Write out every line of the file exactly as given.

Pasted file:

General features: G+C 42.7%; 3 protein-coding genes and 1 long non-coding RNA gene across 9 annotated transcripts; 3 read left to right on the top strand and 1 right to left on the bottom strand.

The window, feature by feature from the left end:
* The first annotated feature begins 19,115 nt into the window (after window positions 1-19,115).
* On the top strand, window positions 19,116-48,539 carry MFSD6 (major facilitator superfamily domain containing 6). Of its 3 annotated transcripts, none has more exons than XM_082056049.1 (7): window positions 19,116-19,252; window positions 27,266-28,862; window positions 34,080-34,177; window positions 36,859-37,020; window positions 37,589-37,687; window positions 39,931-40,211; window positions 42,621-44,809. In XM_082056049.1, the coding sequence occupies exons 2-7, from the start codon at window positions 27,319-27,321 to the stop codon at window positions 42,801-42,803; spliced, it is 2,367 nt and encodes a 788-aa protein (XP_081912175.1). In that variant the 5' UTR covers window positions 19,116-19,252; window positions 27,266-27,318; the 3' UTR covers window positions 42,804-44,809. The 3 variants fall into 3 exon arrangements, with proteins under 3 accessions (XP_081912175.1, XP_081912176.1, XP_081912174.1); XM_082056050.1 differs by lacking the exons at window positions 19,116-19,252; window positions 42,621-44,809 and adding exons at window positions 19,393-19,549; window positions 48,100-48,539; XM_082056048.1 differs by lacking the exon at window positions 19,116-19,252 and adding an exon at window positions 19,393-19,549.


General features: G+C 42.7%; 3 protein-coding genes and 1 long non-coding RNA gene across 9 annotated transcripts; 3 read left to right on the top strand and 1 right to left on the bottom strand.

The window, feature by feature from the left end:
* The first annotated feature begins 19,115 nt into the window (after window positions 1-19,115).
* On the top strand, window positions 19,116-48,539 carry MFSD6 (major facilitator superfamily domain containing 6). Of its 3 annotated transcripts, none has more exons than XM_082056049.1 (7): window positions 19,116-19,252; window positions 27,266-28,862; window positions 34,080-34,177; window positions 36,859-37,020; window positions 37,589-37,687; window positions 39,931-40,211; window positions 42,621-44,809. In XM_082056049.1, the coding sequence occupies exons 2-7, from the start codon at window positions 27,319-27,321 to the stop codon at window positions 42,801-42,803; spliced, it is 2,367 nt and encodes a 788-aa protein (XP_081912175.1). In that variant the 5' UTR covers window positions 19,116-19,252; window positions 27,266-27,318; the 3' UTR covers window positions 42,804-44,809. The 3 variants fall into 3 exon arrangements, with proteins under 3 accessions (XP_081912175.1, XP_081912176.1, XP_081912174.1); XM_082056050.1 differs by lacking the exons at window positions 19,116-19,252; window positions 42,621-44,809 and adding exons at window positions 19,393-19,549; window positions 48,100-48,539; XM_082056048.1 differs by lacking the exon at window positions 19,116-19,252 and adding an exon at window positions 19,393-19,549.